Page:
People are far more proactive on social media, due to a desire to stay in touch during lockdown. This is great news for business owners and presents a fantastic opportunity, especially on LinkedIn.
Whatever the situation you find yourself in during the Covid-19 pandemic and lockdown, I believe we need to increase our levels of communication. This positive action, without doubt, will serve you well for the future. Staying in touch, sharing helpful content and keeping front of mind means that, when the time is right, you will be the obvious choice. In this article I want to bring a little inspiration, spark an idea or two and give recommendations about how to improve communications, without pushing yourself too far out of your comfort zone! Inspiration courtesy of Elliot and Kelly Here are
You wouldn’t treat yourself to a beautiful pot plant to brighten up your home and then not water it. So, why would you make the effort to meet someone at a networking event and not continue to nurture the relationship you went out of your way to initiate. Both the new pot plant and the new contact need careful attention if they are to grow and flourish. Sunshine, Warmth and Water The obvious nutrients to care for your pot plant are sunshine, warmth and water. What are the equivalent nutrients for nurturing a networking contact? Sunshine could be commitment to
I’m reading Matthew Syed’s Black Box Thinking and the chapter on marginal gains has got me thinking. Syed tells a great story about his encounter with Sir David Brailsford, who in 2010 became the general manager of Team Sky. Brailsford’s mission was to win the Tour de France within 5 years. A British team had never won the Tour de France since it started in 1903. His critics thought he was nuts. Brailsford achieved his goal 3 years early. As we know, in 2012 Sir Bradley Wiggins was the first British rider to win the Tour de France. Chris Froome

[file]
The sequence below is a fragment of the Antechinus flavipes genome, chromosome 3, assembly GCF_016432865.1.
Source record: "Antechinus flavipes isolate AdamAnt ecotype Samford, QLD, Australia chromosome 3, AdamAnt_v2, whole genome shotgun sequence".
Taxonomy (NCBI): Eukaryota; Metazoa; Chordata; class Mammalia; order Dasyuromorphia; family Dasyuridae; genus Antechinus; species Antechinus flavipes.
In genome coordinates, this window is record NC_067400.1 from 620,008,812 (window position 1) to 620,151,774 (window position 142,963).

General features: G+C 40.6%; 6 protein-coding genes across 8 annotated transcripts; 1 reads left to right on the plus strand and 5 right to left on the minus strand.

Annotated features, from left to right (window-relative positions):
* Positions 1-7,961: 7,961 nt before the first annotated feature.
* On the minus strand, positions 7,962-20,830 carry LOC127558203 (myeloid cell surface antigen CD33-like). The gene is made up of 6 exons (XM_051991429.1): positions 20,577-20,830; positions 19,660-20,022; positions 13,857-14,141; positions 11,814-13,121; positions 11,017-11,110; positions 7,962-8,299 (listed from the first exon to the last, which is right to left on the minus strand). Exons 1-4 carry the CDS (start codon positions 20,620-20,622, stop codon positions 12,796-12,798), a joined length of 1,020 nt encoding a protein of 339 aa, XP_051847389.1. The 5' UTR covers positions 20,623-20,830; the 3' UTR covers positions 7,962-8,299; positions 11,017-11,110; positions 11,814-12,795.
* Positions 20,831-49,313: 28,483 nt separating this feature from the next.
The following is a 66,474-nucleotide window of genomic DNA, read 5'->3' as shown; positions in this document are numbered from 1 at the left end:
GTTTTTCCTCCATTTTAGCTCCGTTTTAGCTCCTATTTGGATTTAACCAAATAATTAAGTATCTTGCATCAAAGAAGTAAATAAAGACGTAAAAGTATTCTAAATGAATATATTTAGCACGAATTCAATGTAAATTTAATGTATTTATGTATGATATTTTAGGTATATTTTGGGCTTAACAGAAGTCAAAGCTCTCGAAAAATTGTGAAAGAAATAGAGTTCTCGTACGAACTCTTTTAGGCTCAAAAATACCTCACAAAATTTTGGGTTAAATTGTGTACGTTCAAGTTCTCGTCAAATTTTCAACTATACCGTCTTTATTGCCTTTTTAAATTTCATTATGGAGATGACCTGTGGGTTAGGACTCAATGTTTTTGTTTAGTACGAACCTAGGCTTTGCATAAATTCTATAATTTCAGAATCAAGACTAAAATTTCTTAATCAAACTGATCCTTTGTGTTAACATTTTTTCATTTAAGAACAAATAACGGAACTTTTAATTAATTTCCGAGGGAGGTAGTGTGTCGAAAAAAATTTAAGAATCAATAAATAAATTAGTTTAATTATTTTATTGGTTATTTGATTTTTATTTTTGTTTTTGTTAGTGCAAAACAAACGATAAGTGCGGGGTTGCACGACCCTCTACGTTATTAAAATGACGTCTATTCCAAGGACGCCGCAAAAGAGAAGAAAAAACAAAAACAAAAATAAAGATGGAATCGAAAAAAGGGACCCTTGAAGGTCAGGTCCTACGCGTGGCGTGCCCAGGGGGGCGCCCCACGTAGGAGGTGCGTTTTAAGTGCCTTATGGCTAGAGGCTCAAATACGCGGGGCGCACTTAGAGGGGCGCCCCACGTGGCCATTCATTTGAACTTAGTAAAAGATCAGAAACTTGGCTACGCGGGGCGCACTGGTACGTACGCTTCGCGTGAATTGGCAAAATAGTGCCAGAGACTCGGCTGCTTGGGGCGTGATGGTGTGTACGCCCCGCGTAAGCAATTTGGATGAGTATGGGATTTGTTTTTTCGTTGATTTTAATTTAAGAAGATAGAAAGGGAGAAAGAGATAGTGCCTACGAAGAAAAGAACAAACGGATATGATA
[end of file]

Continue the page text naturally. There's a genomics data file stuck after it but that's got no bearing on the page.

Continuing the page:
Something new injects a dose of energy, motivation and enthusiasm into you and your business. It ensures you don’t get stuck in a rut. “If you always do what you’ve always done………”, you know how it goes. Not somewhere any of us wants to be. I like to try something new each year. It might be to package up a service that I’ve noticed has been popular during the previous year. I’ve done this a few times with Attractive Marketing Coaching, Attractive eNewsletter Package and Attractive Case Study Package. Packaging up a service makes it easier for clients to understand
Beware the yellow We! At regular intervals throughout the year, or at the end of a marketing campaign, it's prudent to review results: What worked really well? Definitely keep that in the plan What showed promise, but with a bit of tweaking results could be improved? What new approach could you research and try? When you look at the customers you've gained during the review period you'll be analysing what marketing activity generated that business. You might see that it's from a favourite networking group, a good referrer, your website, social media, an advert you have in a local magazine,
Many years ago, I remember thinking "why isn't there a newspaper that only publishes good news." Depressing headlines about awful crimes, politicians more interested in their own future than that of our country and corrupt humans taking liberties against good people, bombard us on an daily basis. The negativity soaks into your bones. Not a great way to get through the day. The glass is more than half full But, something extremely positive popped into my inbox this morning from Alison Reid. Alison is a leadership expert, speaker, coach and author, who I met a few years ago when we
I recently came across a 1-day marketing course for a specific industry. My initial thought was how great to run such a niche workshop. Then my heart sank as I read the content: Identify the 4P’s of marketing approached by Kotler Identify the components of the marketing mix and extended marketing mix…. Use the marketing triangle as a logical and customer-centred approach to market your business Watch your language This reads more like an agenda for the seminars I used to attend whilst studying for my marketing qualifications. And a picky student would point out that the first two points